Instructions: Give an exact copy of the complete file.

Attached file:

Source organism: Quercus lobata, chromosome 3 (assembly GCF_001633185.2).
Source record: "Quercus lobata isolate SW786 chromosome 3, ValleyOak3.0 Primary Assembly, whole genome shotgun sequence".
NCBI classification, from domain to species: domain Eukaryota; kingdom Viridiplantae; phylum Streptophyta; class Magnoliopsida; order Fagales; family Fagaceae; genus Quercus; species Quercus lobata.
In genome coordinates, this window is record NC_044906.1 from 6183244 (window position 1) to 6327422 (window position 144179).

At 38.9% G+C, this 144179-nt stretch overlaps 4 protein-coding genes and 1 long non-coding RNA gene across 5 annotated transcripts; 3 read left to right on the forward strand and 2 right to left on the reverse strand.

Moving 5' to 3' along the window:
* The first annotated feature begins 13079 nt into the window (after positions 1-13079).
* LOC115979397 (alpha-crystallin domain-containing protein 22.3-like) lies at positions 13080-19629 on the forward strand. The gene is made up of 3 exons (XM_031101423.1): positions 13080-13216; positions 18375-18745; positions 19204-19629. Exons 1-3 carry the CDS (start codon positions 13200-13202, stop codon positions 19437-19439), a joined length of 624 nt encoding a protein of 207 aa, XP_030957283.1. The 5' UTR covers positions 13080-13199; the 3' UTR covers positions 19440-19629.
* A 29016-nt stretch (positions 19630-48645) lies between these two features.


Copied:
Source organism: Quercus lobata, chromosome 3 (assembly GCF_001633185.2).
Source record: "Quercus lobata isolate SW786 chromosome 3, ValleyOak3.0 Primary Assembly, whole genome shotgun sequence".
NCBI classification, from domain to species: domain Eukaryota; kingdom Viridiplantae; phylum Streptophyta; class Magnoliopsida; order Fagales; family Fagaceae; genus Quercus; species Quercus lobata.
In genome coordinates, this window is record NC_044906.1 from 6183244 (window position 1) to 6327422 (window position 144179).

At 38.9% G+C, this 144179-nt stretch overlaps 4 protein-coding genes and 1 long non-coding RNA gene across 5 annotated transcripts; 3 read left to right on the forward strand and 2 right to left on the reverse strand.

Moving 5' to 3' along the window:
* The first annotated feature begins 13079 nt into the window (after positions 1-13079).
* LOC115979397 (alpha-crystallin domain-containing protein 22.3-like) lies at positions 13080-19629 on the forward strand. The gene is made up of 3 exons (XM_031101423.1): positions 13080-13216; positions 18375-18745; positions 19204-19629. Exons 1-3 carry the CDS (start codon positions 13200-13202, stop codon positions 19437-19439), a joined length of 624 nt encoding a protein of 207 aa, XP_030957283.1. The 5' UTR covers positions 13080-13199; the 3' UTR covers positions 19440-19629.
* A 29016-nt stretch (positions 19630-48645) lies between these two features.